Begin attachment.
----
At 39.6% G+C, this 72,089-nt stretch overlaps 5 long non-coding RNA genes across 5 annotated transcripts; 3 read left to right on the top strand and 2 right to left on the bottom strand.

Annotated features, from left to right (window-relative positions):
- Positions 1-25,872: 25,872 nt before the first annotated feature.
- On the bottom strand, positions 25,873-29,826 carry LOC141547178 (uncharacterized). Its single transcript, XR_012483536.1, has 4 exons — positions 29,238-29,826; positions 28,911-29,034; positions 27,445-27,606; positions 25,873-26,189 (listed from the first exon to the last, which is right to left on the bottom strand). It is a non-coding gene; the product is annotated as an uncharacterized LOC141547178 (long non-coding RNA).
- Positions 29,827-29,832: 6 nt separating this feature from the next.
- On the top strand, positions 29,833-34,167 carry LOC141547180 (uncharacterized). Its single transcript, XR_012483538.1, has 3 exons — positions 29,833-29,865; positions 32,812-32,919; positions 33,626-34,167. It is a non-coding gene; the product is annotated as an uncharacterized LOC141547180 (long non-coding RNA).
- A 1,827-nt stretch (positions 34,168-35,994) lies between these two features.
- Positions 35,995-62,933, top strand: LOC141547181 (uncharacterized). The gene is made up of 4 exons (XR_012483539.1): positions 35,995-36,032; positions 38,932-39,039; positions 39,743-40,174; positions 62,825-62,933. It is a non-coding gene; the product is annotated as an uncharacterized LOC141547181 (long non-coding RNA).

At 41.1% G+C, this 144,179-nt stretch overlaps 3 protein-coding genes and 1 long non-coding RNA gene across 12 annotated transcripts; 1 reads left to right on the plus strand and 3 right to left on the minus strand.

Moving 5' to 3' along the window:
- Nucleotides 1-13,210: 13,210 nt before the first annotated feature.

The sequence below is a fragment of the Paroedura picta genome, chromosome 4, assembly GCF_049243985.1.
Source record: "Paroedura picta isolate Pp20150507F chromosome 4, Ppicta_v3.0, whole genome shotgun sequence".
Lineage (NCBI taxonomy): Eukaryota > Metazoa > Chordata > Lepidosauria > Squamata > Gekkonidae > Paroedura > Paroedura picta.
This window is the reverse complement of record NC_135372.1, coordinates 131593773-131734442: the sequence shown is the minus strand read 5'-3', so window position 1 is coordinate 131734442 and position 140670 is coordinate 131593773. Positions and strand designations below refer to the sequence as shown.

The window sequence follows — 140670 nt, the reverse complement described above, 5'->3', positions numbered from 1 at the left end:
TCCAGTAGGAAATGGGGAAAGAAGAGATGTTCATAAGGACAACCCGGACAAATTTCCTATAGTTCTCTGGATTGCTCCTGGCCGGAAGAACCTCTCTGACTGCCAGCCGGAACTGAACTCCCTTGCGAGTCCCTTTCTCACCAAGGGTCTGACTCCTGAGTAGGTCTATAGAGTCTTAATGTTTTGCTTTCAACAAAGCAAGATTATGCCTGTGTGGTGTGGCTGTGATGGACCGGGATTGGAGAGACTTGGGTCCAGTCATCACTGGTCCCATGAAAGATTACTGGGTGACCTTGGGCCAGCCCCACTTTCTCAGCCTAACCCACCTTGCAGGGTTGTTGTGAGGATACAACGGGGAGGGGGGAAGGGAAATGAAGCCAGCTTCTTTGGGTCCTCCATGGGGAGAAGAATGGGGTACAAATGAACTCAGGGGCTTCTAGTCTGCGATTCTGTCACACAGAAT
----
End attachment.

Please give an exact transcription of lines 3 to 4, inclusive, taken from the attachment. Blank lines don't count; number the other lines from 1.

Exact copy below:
- Positions 1-25,872: 25,872 nt before the first annotated feature.
- On the bottom strand, positions 25,873-29,826 carry LOC141547178 (uncharacterized). Its single transcript, XR_012483536.1, has 4 exons — positions 29,238-29,826; positions 28,911-29,034; positions 27,445-27,606; positions 25,873-26,189 (listed from the first exon to the last, which is right to left on the bottom strand). It is a non-coding gene; the product is annotated as an uncharacterized LOC141547178 (long non-coding RNA).